Do not forget to include a suitable legend explaining the individual lines.

At the end the plot should look like this (you can vary the colors if you want to):

8

Do not forget to check the function inputs as already done in the previous tasks. Interpret the

results for Jürgen, e.g., the total number of wins at home has increased over the seasons and […].

Please use the structure shown below to set up your function and print out the head of the output.

If you do not comment your code, Jürgen will be mad at you and you will not get full points for this

task. Comments in the code are a very important part of programming so that other programmers

can understand your code.

[6]: import matplotlib.pyplot as plt

def team_performance(df, team_name):

"""

Outputs the summary table for subtask 3.1.

:param df: A pandas DataFrame with your individual data.

:param own_team: A string corresponding to the name of your team.

:return: A pandas DataFrame with the summary table for your team.

"""

# 1. Check if function inputs are valid

#[...]

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# 2. Compute statistics

# [...]

# 3. Plot the results

# [...]

return summary_tab

# Print out head of summary tab

2.3.2 Subtask 3.2

Jürgen Klopp now has an idea of how well our team played during last seasons, but he also wants

to be prepared for the next game. It will be a regular league match, so you have to pick another

team from the same league. In this context, he asks you to analyse the tactical behaviour of our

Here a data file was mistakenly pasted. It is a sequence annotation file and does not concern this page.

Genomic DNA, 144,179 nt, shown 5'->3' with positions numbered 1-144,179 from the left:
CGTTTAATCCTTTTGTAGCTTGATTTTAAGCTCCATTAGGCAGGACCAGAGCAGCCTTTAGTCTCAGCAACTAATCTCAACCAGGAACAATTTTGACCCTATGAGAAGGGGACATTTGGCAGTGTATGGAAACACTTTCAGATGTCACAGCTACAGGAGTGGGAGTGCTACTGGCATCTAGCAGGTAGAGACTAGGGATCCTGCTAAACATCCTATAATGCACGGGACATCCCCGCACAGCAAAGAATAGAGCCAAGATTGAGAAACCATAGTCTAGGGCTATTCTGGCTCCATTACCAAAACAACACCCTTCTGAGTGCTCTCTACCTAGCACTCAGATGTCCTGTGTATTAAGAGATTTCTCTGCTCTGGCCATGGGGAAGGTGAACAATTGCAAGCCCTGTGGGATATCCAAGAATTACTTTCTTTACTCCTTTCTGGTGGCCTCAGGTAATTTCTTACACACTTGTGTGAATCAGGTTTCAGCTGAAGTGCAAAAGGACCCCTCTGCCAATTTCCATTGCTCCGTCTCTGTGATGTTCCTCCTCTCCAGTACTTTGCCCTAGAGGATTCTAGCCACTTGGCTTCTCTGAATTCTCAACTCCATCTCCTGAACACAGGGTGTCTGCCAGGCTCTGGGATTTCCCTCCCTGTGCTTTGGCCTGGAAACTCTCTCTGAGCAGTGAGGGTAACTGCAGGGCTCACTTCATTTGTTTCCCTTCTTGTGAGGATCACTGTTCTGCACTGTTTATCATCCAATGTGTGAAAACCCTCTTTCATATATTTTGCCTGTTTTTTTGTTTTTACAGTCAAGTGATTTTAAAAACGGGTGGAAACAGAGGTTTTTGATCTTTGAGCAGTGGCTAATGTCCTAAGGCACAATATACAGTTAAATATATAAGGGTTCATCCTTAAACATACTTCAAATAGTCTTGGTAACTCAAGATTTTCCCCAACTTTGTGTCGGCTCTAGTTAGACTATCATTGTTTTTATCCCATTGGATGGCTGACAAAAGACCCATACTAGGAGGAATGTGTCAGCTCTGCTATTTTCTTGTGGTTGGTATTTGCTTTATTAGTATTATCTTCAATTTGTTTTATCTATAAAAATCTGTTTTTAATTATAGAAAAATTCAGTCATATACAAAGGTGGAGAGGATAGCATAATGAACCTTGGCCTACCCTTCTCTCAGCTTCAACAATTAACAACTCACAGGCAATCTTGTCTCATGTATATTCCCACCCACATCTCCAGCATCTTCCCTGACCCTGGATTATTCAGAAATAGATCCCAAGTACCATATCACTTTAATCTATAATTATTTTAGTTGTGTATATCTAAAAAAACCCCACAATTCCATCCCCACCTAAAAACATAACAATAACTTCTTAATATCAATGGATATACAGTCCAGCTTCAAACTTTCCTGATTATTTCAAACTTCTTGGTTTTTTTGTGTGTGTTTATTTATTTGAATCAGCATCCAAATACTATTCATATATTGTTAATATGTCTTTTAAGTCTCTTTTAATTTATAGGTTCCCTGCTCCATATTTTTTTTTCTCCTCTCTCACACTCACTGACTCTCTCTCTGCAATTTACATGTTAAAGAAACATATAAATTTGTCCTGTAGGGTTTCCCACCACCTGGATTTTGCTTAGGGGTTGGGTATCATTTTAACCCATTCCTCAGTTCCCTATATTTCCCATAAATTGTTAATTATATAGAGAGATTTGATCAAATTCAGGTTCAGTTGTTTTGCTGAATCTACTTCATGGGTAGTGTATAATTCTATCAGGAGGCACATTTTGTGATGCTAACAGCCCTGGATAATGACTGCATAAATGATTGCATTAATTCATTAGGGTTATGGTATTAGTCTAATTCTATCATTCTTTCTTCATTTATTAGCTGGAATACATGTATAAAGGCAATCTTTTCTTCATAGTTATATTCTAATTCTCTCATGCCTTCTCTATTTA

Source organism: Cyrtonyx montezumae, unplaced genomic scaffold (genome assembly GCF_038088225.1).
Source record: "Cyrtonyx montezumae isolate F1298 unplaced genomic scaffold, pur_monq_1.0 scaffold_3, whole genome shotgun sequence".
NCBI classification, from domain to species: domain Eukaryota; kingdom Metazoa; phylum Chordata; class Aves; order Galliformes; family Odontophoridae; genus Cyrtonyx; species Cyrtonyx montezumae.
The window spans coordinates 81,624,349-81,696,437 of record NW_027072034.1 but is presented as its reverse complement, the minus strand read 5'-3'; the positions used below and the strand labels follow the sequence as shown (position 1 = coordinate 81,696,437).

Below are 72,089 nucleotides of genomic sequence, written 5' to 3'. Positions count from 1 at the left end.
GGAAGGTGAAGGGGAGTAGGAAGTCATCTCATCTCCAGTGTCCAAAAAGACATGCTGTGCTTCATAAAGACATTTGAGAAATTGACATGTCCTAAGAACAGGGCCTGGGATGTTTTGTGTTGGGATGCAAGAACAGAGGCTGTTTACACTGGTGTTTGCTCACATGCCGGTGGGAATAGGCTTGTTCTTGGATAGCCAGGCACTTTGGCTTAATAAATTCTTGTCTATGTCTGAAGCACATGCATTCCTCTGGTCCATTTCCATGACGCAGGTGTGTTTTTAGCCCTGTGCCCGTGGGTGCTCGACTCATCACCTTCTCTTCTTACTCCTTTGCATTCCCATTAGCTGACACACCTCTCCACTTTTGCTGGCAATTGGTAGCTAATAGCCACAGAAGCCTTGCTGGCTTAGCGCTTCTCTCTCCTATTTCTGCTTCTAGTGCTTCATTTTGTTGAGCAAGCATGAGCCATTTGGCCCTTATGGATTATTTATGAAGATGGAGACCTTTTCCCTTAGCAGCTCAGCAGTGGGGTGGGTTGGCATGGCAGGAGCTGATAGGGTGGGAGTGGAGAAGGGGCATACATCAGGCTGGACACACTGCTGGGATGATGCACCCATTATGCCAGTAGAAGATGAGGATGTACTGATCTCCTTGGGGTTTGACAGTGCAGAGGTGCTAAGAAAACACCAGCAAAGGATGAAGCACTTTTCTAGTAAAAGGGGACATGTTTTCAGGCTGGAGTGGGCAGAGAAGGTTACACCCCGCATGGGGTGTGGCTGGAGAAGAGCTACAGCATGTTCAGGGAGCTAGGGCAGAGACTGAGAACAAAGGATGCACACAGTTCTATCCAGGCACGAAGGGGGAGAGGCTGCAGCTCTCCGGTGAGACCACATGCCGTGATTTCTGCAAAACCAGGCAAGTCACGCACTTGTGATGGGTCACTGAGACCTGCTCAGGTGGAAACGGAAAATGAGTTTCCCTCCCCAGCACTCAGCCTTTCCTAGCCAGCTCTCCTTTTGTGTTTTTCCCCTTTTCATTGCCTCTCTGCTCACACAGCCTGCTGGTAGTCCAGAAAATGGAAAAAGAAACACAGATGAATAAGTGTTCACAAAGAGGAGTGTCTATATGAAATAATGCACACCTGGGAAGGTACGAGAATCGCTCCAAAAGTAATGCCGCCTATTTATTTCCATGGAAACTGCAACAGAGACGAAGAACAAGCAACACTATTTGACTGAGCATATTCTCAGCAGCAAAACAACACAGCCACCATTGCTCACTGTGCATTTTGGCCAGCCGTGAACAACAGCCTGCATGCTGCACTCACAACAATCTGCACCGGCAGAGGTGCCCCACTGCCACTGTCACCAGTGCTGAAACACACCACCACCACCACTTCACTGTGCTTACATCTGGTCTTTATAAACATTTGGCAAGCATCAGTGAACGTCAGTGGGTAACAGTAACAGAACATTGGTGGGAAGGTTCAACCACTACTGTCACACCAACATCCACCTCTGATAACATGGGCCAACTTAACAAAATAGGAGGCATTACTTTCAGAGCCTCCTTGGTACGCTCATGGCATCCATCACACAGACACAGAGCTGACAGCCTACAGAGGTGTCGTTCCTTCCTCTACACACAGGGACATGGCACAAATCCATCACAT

next opponent. Based on his experience, Klopp knows that a team usually changes its tactics over

the course of a season, so you need to group the data by the year and month in which the matches

took place. Jürgen also knows that the team managers of our opponent have changed frequently

in the past and therefore only the data of the last available season shows the tactical behaviour of

the current coach. Based on the previous information, write a function that subsets the data and

groups it accordingly, then it should calculate the following quantities:

The average power of pressure, power of opponent’s pressure, deep and deep allowed.

Then create a line plot to visualise the results and to simplify later interpretation:

The plot should contain four lines showing the evolution of the average power of pressure,

power of opponent’s pressure, deep and deep allowed (y-axis) over the season (x-axis).

At the end the plot should look like this (you can pick different colors if you want to):

10

Do not forget to check the function inputs as already done in the previous tasks. Interpret the

results for Jürgen, e.g., over the season the opponent team has increased its power of pressure and

[…].

Please use the structure shown below to set up your function and print out the head of the output.

If you do not comment your code, Jürgen will be mad at you and you will not get full points for this

task. Comments in the code are a very important part of programming so that other programmers

can understand your code.

[7]: def opponent_performance(df, opponent_name, season):

"""

Outputs the summary table for subtask 3.2.

:param df: A pandas DataFrame with your individual data.

:param opponent_name: A string corresponding to the name of your opponent?

?team.

:param season: An integer corresponding to the starting year of the?